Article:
International restrictions on Chinese travellers will be used by China to further fan the nationalistic feelings and direct the domestic anger towards outside forces.
Gunjan Singh, Assistant Professor, Jindal Global Law School, O.P. Jindal Global University, Sonipat, Haryana, India.
In a very predictable move Beijing suspended issuing all short-term visas to South Koreans and Japanese travelling to China. This was in retaliation to the new rules imposed on Chinese travellers because of the surge in Covid-19 infections in China in the last few weeks. Seoul decided to not issue visas to people coming from China, while Tokyo is not allowing flights from China to certain specific Japanese cities. Washington and London have also similar rigorous rules in effect.
Several countries have announced new rules, especially targeting Chinese travellers. The fear of the countries is well grounded given that the upcoming weeks will witness movement of large number of Chinese people domestically as well internationally, with respect to the celebrations of the Chinese New Year, which falls on January 22. Nations are worried as to how this will impact their domestic population, and the fear of new Covid-19 strains gaining strength. Since the outbreak of the pandemic and Beijing’s ‘zero Covid’ policies, this will be the first time Chinese people will be able to travel freely.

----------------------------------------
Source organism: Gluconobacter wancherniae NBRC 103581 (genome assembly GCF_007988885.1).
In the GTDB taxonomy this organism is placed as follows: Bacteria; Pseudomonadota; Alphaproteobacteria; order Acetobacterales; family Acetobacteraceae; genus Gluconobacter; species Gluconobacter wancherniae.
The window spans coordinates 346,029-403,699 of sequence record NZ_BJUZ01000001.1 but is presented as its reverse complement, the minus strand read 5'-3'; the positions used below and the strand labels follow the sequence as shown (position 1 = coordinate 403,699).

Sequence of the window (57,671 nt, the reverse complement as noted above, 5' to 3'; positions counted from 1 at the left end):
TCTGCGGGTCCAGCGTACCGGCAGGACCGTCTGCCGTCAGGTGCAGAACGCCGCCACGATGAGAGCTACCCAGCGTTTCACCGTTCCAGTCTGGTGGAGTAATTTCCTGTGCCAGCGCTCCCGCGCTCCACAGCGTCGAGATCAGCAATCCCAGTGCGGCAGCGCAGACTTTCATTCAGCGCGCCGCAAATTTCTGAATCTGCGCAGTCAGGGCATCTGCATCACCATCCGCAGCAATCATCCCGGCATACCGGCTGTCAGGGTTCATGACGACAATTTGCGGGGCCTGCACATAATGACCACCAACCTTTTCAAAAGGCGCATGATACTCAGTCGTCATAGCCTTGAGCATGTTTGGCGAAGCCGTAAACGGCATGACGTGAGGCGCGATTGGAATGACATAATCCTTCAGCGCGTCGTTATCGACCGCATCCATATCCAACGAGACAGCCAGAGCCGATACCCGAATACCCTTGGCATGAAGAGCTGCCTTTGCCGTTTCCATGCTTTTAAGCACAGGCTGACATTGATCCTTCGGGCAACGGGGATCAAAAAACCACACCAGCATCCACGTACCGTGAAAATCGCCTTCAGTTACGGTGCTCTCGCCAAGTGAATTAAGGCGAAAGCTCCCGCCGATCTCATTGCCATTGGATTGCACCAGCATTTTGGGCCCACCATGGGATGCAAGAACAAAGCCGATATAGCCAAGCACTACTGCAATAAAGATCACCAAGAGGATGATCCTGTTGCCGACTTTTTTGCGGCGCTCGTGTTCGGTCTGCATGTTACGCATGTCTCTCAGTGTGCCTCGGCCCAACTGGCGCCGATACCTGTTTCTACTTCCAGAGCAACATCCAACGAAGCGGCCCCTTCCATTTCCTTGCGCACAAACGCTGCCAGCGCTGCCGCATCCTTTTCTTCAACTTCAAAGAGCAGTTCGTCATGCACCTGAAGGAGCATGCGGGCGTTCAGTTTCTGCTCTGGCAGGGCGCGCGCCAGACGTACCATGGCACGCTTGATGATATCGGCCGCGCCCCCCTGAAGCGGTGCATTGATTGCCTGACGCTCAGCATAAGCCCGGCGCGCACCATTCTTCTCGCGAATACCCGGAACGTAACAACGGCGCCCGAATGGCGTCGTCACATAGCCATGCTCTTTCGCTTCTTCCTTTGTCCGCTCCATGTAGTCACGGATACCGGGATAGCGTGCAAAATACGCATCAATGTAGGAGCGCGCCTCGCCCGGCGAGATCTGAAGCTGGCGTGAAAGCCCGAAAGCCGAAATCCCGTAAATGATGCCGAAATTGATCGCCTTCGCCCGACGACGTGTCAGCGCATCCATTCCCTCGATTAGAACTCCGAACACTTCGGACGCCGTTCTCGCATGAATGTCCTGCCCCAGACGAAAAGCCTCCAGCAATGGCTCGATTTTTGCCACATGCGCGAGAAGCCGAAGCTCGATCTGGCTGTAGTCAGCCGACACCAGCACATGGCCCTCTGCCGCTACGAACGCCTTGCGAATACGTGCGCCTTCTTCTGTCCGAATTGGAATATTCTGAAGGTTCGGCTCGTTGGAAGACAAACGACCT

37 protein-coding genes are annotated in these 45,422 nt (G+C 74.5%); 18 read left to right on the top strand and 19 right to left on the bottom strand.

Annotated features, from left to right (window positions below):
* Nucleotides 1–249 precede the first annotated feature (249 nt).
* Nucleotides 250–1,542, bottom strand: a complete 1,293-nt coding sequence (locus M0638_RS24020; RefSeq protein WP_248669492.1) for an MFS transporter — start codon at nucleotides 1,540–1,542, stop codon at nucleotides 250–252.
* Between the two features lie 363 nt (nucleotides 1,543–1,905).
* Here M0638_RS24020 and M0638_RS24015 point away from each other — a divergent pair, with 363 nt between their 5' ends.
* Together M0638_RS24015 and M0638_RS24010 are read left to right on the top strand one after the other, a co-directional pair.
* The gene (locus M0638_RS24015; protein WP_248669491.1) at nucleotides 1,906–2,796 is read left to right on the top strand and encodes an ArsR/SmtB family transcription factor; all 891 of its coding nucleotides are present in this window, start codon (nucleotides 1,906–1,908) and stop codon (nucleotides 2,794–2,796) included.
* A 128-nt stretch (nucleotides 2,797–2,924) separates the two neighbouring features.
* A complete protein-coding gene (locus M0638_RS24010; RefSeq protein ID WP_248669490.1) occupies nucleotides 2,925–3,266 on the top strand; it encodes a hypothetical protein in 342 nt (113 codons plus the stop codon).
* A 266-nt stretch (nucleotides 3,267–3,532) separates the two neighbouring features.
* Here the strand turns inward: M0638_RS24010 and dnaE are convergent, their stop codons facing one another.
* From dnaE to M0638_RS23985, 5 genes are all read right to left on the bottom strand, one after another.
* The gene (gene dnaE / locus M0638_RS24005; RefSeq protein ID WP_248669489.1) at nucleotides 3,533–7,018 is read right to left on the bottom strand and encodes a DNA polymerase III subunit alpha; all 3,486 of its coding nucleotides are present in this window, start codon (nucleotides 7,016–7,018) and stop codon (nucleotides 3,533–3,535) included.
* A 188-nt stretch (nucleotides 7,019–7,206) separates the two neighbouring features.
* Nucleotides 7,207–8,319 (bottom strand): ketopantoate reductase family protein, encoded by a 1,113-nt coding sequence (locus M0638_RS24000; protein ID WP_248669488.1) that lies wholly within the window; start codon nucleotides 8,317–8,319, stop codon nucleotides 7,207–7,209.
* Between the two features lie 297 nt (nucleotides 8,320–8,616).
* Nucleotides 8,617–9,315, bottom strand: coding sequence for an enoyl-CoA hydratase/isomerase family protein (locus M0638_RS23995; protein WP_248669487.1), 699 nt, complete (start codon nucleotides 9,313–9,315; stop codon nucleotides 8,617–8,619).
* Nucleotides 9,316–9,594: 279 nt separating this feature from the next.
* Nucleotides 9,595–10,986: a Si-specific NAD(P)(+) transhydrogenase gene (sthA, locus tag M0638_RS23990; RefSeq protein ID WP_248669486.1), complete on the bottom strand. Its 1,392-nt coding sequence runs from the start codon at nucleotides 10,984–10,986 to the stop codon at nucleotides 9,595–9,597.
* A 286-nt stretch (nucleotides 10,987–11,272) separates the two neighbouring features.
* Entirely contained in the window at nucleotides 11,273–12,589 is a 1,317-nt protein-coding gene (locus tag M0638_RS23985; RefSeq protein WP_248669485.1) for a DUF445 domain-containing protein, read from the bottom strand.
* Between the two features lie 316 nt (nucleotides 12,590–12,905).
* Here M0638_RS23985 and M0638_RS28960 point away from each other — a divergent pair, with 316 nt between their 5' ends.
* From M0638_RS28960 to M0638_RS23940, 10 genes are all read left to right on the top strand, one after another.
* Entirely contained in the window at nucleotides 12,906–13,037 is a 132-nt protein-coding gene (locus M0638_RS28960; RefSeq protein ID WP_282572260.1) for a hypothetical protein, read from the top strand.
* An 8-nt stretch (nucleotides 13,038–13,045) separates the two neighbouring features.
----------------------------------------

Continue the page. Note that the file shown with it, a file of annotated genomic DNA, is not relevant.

Beijing’s displeasure and reaction are on expected lines. The retaliatory suspension of visas is China’s way of expressing its anger and trying to push its agenda. China has always used similar tactics to get nations to agree to its demands. Beijing is very much aware that such suspension has the capacity to adversely affect economic ties. After such announcements, the shares of some of the prominent South Korean travel and tourism companies dropped.
Published in: Deccan Herald
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